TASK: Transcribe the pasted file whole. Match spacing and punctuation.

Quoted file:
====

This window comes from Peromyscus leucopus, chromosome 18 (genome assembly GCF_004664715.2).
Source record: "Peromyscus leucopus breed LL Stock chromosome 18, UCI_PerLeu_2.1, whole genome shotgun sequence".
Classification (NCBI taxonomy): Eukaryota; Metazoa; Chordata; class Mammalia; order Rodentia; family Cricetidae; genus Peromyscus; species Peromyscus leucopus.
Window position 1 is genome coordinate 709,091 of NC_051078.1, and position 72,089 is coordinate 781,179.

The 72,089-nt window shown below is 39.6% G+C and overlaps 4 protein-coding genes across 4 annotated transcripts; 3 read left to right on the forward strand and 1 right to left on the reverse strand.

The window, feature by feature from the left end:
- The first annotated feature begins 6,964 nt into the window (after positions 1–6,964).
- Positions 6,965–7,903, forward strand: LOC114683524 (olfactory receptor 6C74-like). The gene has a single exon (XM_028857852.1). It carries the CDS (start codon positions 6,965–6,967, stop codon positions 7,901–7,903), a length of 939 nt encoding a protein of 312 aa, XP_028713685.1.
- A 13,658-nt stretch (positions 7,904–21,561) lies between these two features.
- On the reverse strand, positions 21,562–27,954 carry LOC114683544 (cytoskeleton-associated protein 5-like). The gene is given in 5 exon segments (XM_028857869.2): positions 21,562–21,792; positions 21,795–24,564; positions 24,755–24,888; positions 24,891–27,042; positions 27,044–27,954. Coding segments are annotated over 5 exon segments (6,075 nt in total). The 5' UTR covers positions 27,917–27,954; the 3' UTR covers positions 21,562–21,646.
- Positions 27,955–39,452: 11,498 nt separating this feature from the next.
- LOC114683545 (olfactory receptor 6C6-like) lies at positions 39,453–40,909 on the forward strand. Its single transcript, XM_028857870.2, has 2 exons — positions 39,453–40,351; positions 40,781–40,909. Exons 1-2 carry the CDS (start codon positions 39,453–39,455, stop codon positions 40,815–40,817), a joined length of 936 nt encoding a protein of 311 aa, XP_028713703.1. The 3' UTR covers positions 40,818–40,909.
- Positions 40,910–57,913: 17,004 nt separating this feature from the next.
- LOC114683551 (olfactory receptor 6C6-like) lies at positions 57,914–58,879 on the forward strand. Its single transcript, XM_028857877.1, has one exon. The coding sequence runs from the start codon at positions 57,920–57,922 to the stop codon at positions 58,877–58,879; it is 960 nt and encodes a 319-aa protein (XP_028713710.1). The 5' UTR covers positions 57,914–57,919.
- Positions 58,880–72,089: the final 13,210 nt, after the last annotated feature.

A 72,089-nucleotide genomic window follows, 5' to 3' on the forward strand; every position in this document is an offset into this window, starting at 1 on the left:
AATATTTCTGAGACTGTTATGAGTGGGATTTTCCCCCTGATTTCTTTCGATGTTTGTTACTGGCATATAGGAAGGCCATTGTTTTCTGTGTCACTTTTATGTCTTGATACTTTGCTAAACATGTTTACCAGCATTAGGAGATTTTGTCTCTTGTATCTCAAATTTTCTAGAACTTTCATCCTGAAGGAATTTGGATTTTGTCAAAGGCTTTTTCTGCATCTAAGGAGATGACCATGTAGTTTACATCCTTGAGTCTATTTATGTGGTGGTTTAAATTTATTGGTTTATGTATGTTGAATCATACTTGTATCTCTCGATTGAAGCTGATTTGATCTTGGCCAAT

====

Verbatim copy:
This window comes from Peromyscus leucopus, chromosome 18 (genome assembly GCF_004664715.2).
Source record: "Peromyscus leucopus breed LL Stock chromosome 18, UCI_PerLeu_2.1, whole genome shotgun sequence".
Classification (NCBI taxonomy): Eukaryota; Metazoa; Chordata; class Mammalia; order Rodentia; family Cricetidae; genus Peromyscus; species Peromyscus leucopus.
Window position 1 is genome coordinate 709,091 of NC_051078.1, and position 72,089 is coordinate 781,179.

The 72,089-nt window shown below is 39.6% G+C and overlaps 4 protein-coding genes across 4 annotated transcripts; 3 read left to right on the forward strand and 1 right to left on the reverse strand.

The window, feature by feature from the left end:
- The first annotated feature begins 6,964 nt into the window (after positions 1–6,964).
- Positions 6,965–7,903, forward strand: LOC114683524 (olfactory receptor 6C74-like). The gene has a single exon (XM_028857852.1). It carries the CDS (start codon positions 6,965–6,967, stop codon positions 7,901–7,903), a length of 939 nt encoding a protein of 312 aa, XP_028713685.1.
- A 13,658-nt stretch (positions 7,904–21,561) lies between these two features.
- On the reverse strand, positions 21,562–27,954 carry LOC114683544 (cytoskeleton-associated protein 5-like). The gene is given in 5 exon segments (XM_028857869.2): positions 21,562–21,792; positions 21,795–24,564; positions 24,755–24,888; positions 24,891–27,042; positions 27,044–27,954. Coding segments are annotated over 5 exon segments (6,075 nt in total). The 5' UTR covers positions 27,917–27,954; the 3' UTR covers positions 21,562–21,646.
- Positions 27,955–39,452: 11,498 nt separating this feature from the next.
- LOC114683545 (olfactory receptor 6C6-like) lies at positions 39,453–40,909 on the forward strand. Its single transcript, XM_028857870.2, has 2 exons — positions 39,453–40,351; positions 40,781–40,909. Exons 1-2 carry the CDS (start codon positions 39,453–39,455, stop codon positions 40,815–40,817), a joined length of 936 nt encoding a protein of 311 aa, XP_028713703.1. The 3' UTR covers positions 40,818–40,909.
- Positions 40,910–57,913: 17,004 nt separating this feature from the next.
- LOC114683551 (olfactory receptor 6C6-like) lies at positions 57,914–58,879 on the forward strand. Its single transcript, XM_028857877.1, has one exon. The coding sequence runs from the start codon at positions 57,920–57,922 to the stop codon at positions 58,877–58,879; it is 960 nt and encodes a 319-aa protein (XP_028713710.1). The 5' UTR covers positions 57,914–57,919.
- Positions 58,880–72,089: the final 13,210 nt, after the last annotated feature.

A 72,089-nucleotide genomic window follows, 5' to 3' on the forward strand; every position in this document is an offset into this window, starting at 1 on the left:
AATATTTCTGAGACTGTTATGAGTGGGATTTTCCCCCTGATTTCTTTCGATGTTTGTTACTGGCATATAGGAAGGCCATTGTTTTCTGTGTCACTTTTATGTCTTGATACTTTGCTAAACATGTTTACCAGCATTAGGAGATTTTGTCTCTTGTATCTCAAATTTTCTAGAACTTTCATCCTGAAGGAATTTGGATTTTGTCAAAGGCTTTTTCTGCATCTAAGGAGATGACCATGTAGTTTACATCCTTGAGTCTATTTATGTGGTGGTTTAAATTTATTGGTTTATGTATGTTGAATCATACTTGTATCTCTCGATTGAAGCTGATTTGATCTTGGCCAAT